Moving forward, we will see the contribution of our new concessions, which we have added organically and through M&A in 2019. Therefore, we are optimistic about Dufry´s ability to deliver mid- and long-term sustainable growth and solid cash flows with our resilient business model.
At the beginning of 2020, we saw a further acceleration of the business. Then Covid-19 impacted our operations where we have exposure to Asian customers as well as in locations directly impacted by the phenomena. We have immediately implemented several worldwide initiatives to accelerate sales; to secure cash generation through renegotiations of rents and with brands, and to reduce costs through actions at third party cost levels and with employee reorganizations. Currently it’s still challenging to estimate the impact for the full year.“
The group organic growth performance saw a further acceleration in January 2020. In February performance was negative reaching -7.3%. In February, Europe and Africa performed slightly negatively; Asia Pacific and Middle East reported negative growth at double digit level; North America was negative at single digit, while Central and South America featured positive growth. Year-to-date until end of February organic growth was -2.3%; and year-to-date until March 8th organic growth was -3.8%.
The company has immediately set up a special committee at the Global Executive Committee level and implemented an action plan to secure cash flow generation, drive sales and safeguard profitability. The action plan is monitored on a weekly basis and includes initiatives to accelerate sales volumes, maintain gross profit margin levels, reduce personnel and other expenses as well as renegotiate rents. In total these initiatives are expected to generate savings of CHF 60.0 million on a consolidated full-year basis at Adjusted Operating Profit level. Moreover, measures to offset cash flow impacts have been launched at Capex and Net Working Capital level expected to generate in total a contribution of CHF 40.0 million in the full-year.
Considering the planned savings at Adjusted Operating Profit level as well as the self-help measures at NWC and Capex levels, we do not anticipate any liquidity problems during the crises.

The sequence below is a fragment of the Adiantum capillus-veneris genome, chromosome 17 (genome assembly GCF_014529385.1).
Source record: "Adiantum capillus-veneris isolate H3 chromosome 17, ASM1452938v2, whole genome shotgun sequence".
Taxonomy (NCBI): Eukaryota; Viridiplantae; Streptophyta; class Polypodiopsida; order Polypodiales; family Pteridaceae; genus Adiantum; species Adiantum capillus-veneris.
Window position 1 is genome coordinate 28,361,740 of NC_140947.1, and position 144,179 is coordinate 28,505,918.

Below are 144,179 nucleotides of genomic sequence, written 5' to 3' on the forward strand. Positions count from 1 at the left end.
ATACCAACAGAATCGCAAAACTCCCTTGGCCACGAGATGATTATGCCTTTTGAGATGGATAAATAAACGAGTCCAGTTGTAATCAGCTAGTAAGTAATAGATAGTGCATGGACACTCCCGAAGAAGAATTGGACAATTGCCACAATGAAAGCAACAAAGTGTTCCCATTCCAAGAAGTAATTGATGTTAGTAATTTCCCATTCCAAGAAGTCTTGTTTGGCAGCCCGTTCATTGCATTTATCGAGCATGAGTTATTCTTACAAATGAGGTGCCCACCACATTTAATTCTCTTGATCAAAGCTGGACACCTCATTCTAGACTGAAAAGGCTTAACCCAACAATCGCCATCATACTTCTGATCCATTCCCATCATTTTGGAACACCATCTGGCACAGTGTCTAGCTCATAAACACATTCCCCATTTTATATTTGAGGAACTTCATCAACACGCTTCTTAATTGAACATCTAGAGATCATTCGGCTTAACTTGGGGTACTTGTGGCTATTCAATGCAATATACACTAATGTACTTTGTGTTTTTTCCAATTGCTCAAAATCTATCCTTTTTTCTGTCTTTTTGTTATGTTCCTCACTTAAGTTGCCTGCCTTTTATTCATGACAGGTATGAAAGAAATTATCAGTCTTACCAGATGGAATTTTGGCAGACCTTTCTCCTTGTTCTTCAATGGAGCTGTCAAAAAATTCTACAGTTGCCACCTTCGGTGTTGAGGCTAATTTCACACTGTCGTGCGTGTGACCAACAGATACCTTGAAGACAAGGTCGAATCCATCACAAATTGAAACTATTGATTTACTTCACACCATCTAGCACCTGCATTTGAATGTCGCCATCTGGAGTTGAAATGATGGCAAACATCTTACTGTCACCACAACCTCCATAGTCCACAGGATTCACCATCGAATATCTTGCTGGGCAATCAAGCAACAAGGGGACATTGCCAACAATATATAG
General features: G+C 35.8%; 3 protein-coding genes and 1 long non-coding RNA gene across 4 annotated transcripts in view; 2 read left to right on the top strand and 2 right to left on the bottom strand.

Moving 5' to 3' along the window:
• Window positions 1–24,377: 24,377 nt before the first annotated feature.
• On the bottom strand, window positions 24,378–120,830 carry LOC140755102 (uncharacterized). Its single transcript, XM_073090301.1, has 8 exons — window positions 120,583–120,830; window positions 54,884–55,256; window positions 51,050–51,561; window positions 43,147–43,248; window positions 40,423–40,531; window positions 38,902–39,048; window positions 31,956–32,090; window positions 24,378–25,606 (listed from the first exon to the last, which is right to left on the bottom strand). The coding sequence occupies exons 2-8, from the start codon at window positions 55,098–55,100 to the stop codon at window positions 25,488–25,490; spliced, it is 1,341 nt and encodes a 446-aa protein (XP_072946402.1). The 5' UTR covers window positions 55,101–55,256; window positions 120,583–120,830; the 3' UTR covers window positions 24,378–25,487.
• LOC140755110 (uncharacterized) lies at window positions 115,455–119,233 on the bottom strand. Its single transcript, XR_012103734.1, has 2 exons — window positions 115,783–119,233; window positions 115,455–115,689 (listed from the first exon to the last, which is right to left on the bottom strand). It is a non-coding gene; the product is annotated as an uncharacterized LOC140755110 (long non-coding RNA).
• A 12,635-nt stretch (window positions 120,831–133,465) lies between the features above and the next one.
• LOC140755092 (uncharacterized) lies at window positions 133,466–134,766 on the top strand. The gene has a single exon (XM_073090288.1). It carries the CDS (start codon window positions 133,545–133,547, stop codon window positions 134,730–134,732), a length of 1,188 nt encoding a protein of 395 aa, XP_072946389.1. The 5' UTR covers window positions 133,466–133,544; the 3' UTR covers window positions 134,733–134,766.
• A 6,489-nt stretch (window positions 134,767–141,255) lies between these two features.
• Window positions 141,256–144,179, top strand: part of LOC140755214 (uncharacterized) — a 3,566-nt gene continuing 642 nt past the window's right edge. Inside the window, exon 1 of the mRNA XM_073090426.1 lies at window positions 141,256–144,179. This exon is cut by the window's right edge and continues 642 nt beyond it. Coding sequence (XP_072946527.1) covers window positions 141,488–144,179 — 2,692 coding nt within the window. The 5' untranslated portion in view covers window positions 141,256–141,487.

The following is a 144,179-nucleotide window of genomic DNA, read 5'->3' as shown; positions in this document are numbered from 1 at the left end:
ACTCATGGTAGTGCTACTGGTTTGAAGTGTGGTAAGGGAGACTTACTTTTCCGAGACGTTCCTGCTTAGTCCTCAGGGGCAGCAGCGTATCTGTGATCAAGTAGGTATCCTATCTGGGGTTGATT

Provided that the situation improves in the second semester and considering that the third quarter is the most important for the company, Dufry expects to reach a negative, single digit organic growth performance for the fully-year 2020, based on current information.
The release of Dufry’s FY 2019 results includes the implementation of the IFRS 16 framework in the financials. Given that the new accounting standards have a significant impact on Dufry’s Income Statement and Balance Sheet, some of the reported figures are not comparable with 2018. While this press release explains the main results, a more thorough analysis will be made at the results’ conference call and is available in the FY results presentation. Access all FY 2019 results documents, including press release, presentation, Financial Report FY 2019 - link
ADDITIONAL BACKGROUND INFORMATION
In order to further increase transparency and to support comparability of the company performance before and after the introduction of the IFRS 16 accounting standards as per the business year 2019, our corporate website provides an additional set of financial data for each quarter and the full-year 2018. Please follow this link to access the information.
ALTERNATIVE PERFORMANCE MEASURES
Purchase of Property, Plant and Equipment
+ Net new concessions **
- Purchase of Intangibles
= Organic Growth
- Other Investing Activities
| || || || || || || |
+ Proceeds from Sale of Property, Plant and Equipment
ADJUSTED OPERATING PROFIT (ADJUSTED EBIT)
Operating profit / (loss)
| || || || || || || |
+ Amortization of concession rights ***
ADJUSTED OPERATING CASH FLOW
+ Impairment of concession rights ***
Cash Flow before Working Capital Changes
= Adjusted Operating Profit (Adjusted EBIT)
- Lease Payments
| || |
+ Proceeds from Lease Income
ADJUSTED NET PROFIT / ADJUSTED EPS
= Adjusted Operating Cash Flow
Net profit / (loss) attributable to
Equity Holders of the parent
EQUITY FREE CASH FLOW
+ Amortization of concession rights ***
Net cash flows from operating activities
+ Impairment of concession rights ***
- Lease Payments
+ Interest on Lease Obligations
- Lease Payments
+ Transaction Expenses ***
+ Proceeds from Lease Income
- Income tax on above lines
- Minority interest on above lines
+ Interest received
= Adjusted Net Profit
= Free cash flow
÷ Weighted Average number of
Ordinary Shares Outstanding
- Interest Paid
= Adjusted EPS
- Cash Flow related to Minorities
- Purchase of interest in associates
- Dividends paid to non-controlling interest
Borrowings (short and long-term)
- Contributions from non-controlling interests
- Cash and Cash Equivalents
+/- Other Financing items
= Net Debt
- Purchase of financial assets
+ Proceeds from sale of financial assets
CORE NET WORKING CAPITAL
+ Proceeds from loans receivable repaid
= Equity Free Cash Flow
+ Trade and Credit Card Receivables
- Trade Payables
= Core Net Working Capital
Note: Calculation methods applicable as of 2019
* Sales on same space as previous comparable period
** Store openings minus store closings in the period under review
*** Related to acquisitions
For further information please contact: